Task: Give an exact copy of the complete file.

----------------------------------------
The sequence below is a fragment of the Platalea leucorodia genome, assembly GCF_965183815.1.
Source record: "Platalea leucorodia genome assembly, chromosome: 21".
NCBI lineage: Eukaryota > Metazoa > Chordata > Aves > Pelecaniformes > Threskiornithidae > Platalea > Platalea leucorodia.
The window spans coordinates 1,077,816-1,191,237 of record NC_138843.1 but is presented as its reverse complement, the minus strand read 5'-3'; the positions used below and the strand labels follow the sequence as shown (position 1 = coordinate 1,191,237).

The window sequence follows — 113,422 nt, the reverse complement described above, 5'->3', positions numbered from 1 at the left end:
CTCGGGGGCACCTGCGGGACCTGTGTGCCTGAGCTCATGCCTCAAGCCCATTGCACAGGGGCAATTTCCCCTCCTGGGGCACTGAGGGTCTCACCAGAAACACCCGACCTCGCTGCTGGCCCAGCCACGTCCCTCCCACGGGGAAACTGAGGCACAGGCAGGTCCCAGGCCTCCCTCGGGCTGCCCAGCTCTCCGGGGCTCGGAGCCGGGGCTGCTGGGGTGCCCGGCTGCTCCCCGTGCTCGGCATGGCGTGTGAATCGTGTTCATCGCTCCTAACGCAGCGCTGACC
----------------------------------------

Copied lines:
The sequence below is a fragment of the Platalea leucorodia genome, assembly GCF_965183815.1.
Source record: "Platalea leucorodia genome assembly, chromosome: 21".
NCBI lineage: Eukaryota > Metazoa > Chordata > Aves > Pelecaniformes > Threskiornithidae > Platalea > Platalea leucorodia.
The window spans coordinates 1,077,816-1,191,237 of record NC_138843.1 but is presented as its reverse complement, the minus strand read 5'-3'; the positions used below and the strand labels follow the sequence as shown (position 1 = coordinate 1,191,237).

The window sequence follows — 113,422 nt, the reverse complement described above, 5'->3', positions numbered from 1 at the left end:
CTCGGGGGCACCTGCGGGACCTGTGTGCCTGAGCTCATGCCTCAAGCCCATTGCACAGGGGCAATTTCCCCTCCTGGGGCACTGAGGGTCTCACCAGAAACACCCGACCTCGCTGCTGGCCCAGCCACGTCCCTCCCACGGGGAAACTGAGGCACAGGCAGGTCCCAGGCCTCCCTCGGGCTGCCCAGCTCTCCGGGGCTCGGAGCCGGGGCTGCTGGGGTGCCCGGCTGCTCCCCGTGCTCGGCATGGCGTGTGAATCGTGTTCATCGCTCCTAACGCAGCGCTGACC